VS: Innovation in today's disruptive digital economy can come from anyone and anywhere — inside and outside any enterprise. This means companies must fuel co-innovation like never before across all functions, grade levels, geographies, partners, and customers within, without, and among their own walls.

Frameworks have a lifespan, but culture is timeless. Two decades ago, we did not have Cisco Design Thinking, yet we were still as innovative then as we are today.

YS: Innovation seems inherently somewhat 'messy.' How can frameworks like your institutionalise innovation while also working around some of the accompanying creative chaos and dissonance?

VS: Frameworks can empower and encourage anyone and everyone to innovate. It provides a toolset and roadmap to anyone with an idea. It can democratise innovation and make the journey more inclusive and participative.

YS: What are the advantages and limitations of using monetary rewards to incentivise innovation? What works better?

VS: Monetary rewards follow the law of diminishing marginal returns. While they are great at the start of your innovation journey, they have little impact as you scale. Today’s Gen Z and millennial workforce want to work for companies with a strong sense of purpose. 

According to Cone Communications Millennial Employee Engagement Study, about 64 percent of millennials won't take a job if their employee doesn't have a strong CSR policy, and 83 percent would be more loyal to a company that helps them contribute to social and environmental issues.

YS: Can you cite a few examples of your framework in action at Cisco?

VS: Cisco Design Thinking (CDT) framework remains at the core of everything we design and build. This includes products, services, and processes.

For example, our engineering teams use CDT to discover customers' unmet needs. Our HR teams use CDT to design employee-friendly policies. Our CTO organisation provides a Design Thinking Coach to teams participating in Hackathons.

YS: What are the challenges in doing innovation effectively in a largely digital environment? For example, during work from home. What are some useful tools or approaches to deal with these challenges?

VS: I believe collaboration is the key to driving innovation. Serendipity has become a rare commodity in a digital-first world.

Our Cisco Design Thinking workshops have also gone digital. We extensively leverage our collaboration platform Webex to stay connected with our teams and employee communities securely and seamlessly.

YS: Many of our readers are founders with a large tech background. At what stage should they start embracing the elements of your framework?

VS: This pandemic has thrown the world out of its comfort zone, and to survive in this new world, innovation and disruption have become essential. Therefore, one needs to embrace our framework's elements from the initial stage, from day zero.

YS: As an organisation scales, how can innovators ensure that they get a seat at the decision-making table?

VS: As an organisation scales, one needs to design platforms and processes that empower anyone to present their ideas, collaborate with mentors, and acquire resources to take it to the product roadmap.

YS: How should leaders deal with the situation when equally promising innovations from different teams compete for precious resources and budget?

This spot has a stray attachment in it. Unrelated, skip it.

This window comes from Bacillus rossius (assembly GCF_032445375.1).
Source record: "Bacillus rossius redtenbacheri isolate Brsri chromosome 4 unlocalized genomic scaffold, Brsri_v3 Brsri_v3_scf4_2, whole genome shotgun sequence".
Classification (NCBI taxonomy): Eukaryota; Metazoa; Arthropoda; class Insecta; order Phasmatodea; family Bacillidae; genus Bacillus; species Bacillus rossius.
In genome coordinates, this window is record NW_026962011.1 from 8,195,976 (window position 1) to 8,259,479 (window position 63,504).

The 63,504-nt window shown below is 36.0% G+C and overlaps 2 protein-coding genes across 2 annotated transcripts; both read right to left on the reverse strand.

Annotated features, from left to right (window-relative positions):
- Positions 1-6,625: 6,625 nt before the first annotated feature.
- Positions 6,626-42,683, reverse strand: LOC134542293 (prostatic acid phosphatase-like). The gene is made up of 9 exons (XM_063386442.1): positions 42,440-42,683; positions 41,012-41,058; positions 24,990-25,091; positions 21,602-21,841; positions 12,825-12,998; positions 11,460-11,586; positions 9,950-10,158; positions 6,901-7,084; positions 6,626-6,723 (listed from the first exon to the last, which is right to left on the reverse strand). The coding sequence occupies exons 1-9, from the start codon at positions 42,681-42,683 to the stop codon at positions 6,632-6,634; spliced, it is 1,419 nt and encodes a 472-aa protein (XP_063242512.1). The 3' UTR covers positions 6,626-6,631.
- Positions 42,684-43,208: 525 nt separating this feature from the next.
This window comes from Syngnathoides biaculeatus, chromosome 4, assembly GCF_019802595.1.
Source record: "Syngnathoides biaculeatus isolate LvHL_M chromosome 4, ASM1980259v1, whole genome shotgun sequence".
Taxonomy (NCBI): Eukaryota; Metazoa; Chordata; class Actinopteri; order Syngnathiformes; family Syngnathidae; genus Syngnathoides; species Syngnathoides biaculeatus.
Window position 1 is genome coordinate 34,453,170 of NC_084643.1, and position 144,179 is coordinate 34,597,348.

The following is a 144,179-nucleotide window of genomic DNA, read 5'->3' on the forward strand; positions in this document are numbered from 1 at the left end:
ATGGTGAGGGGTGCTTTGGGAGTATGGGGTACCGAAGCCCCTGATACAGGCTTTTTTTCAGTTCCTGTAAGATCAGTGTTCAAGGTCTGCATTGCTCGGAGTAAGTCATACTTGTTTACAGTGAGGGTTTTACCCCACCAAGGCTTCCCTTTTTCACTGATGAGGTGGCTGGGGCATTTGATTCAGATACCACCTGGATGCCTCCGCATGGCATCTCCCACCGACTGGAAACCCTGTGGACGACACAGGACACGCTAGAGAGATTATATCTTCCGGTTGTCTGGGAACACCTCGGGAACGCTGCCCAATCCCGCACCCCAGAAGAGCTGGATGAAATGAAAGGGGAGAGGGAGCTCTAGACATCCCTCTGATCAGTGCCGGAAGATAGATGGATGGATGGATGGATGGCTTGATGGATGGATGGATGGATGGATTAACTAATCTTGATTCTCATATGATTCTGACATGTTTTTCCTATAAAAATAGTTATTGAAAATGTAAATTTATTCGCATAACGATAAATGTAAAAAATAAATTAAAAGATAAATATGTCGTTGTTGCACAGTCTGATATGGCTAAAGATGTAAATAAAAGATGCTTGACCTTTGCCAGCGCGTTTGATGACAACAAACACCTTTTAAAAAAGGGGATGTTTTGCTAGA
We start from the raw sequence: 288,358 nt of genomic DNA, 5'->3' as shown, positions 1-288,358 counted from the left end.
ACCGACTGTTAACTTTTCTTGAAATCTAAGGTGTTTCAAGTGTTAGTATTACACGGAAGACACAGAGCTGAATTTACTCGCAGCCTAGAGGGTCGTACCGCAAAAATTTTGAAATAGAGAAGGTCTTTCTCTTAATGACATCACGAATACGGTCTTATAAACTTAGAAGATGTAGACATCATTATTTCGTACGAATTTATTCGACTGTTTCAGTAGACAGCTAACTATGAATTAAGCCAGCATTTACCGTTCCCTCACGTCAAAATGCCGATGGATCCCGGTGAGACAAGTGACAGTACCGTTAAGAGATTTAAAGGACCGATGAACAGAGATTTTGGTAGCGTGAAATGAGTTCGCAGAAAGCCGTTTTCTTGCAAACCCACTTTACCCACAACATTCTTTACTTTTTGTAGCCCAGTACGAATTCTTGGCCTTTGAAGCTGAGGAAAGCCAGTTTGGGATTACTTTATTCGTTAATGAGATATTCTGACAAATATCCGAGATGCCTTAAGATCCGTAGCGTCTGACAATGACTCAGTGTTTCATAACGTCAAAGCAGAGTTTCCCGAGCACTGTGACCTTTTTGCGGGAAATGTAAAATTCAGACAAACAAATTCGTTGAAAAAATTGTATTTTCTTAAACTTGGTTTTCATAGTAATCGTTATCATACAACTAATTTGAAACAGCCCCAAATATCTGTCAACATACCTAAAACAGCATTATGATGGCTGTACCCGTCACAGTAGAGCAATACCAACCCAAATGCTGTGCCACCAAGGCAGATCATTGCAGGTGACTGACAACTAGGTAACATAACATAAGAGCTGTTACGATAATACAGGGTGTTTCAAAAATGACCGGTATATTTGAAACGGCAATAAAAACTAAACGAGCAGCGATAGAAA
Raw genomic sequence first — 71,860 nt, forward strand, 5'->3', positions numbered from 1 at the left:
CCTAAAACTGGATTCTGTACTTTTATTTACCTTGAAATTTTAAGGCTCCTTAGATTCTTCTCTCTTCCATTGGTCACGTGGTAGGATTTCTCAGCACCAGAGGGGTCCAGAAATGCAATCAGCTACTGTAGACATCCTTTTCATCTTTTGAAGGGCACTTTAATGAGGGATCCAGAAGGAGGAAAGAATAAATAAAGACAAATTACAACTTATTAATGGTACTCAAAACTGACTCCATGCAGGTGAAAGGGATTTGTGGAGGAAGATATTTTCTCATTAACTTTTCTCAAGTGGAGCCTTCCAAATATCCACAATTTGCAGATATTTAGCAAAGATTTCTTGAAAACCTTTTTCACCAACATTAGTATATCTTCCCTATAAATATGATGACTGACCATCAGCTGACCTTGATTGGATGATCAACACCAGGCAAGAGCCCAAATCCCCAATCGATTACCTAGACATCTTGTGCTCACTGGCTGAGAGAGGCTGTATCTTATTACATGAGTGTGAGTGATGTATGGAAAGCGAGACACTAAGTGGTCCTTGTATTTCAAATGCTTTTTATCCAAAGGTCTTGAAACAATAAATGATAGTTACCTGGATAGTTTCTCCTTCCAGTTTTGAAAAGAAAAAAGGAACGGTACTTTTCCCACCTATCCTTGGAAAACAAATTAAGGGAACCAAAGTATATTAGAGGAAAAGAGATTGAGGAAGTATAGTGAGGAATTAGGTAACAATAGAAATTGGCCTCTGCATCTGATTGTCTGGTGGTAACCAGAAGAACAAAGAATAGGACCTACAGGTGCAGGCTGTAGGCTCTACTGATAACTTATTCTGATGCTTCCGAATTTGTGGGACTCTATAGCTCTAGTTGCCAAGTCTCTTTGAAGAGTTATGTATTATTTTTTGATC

VS: While there are many frameworks and tools to guide such investment decisions, my personal favourite is the Design Thinking Test to create feasible, viable, and desirable solutions.

1. Feasible: Given the skills and strengths of my team, can we pull this off?

2. Viable: Return on investment

3. Desirable: Will our customers love it?

YS: What are some of the common misconceptions about innovation that you still come across these days?

VS: Despite this growing startup ecosystem, many entrepreneurs continue to prescribe to common innovation misconceptions, which, over time, have become accepted as truth. Here are the most common misconceptions that remain:

1. You need to have proven academic brilliance to innovate

2. You need resources (time, money) to innovate

3. You need to be lucky (right place, right time).

YS: How does Cisco leverage crowdsourcing and startup accelerators to engage with the broader ecosystem for innovation?

VS: Cisco LaunchPad — our B2B corporate accelerator programme — is committed to empowering the startup ecosystem by harnessing modern-day technology's changing dynamics. It is all about a rewarding journey, where we build the "Bridge to Possible" for startups, year on year, cohort by cohort.

We help startups in their scaling journey through collaboration for innovation, industry-leading mentoring, ecosystem/investor connect opportunities, and access to a gamut of Cisco resources.

YS: What are your favourite books on innovation and related fields? What are some good online resources you would recommend?

VS: My favourite books are Simply Fly by Captain Gopinath and Leonardo da Vinci by Walter Isaacson. For online resources, check out Cisco Launchpad.


YS: Looking ahead, what are some emerging trends you see in the area of innovation?

VS: The three key trends shaping the innovation landscape are:

1. Interdisciplinary: There would be more innovation at the intersections of disciplines.

2. Software-led: Software will be a critical enabler

3. Inclusive and participative: Innovations will be more bottom-up and not only emerge from Innovation Labs.

YS: How can awareness about innovation be increased in society? Can it be taught in schools also?

VS: This pandemic has forever changed the world we live in. In this new world, investing in innovation to adapt to a dynamic environment isn't just recommended but is essential to survive and thrive.

Organisations or individuals can no longer assume that the strategies that have worked for them in the past will continue to work for them in the new normal. Therefore, they need to be willing to take risks and experiment to gain an edge.

Everyone can innovate. All you need is an innovative mindset that encompasses creativity, knowledge, and perseverance.

Edited by Suman Singh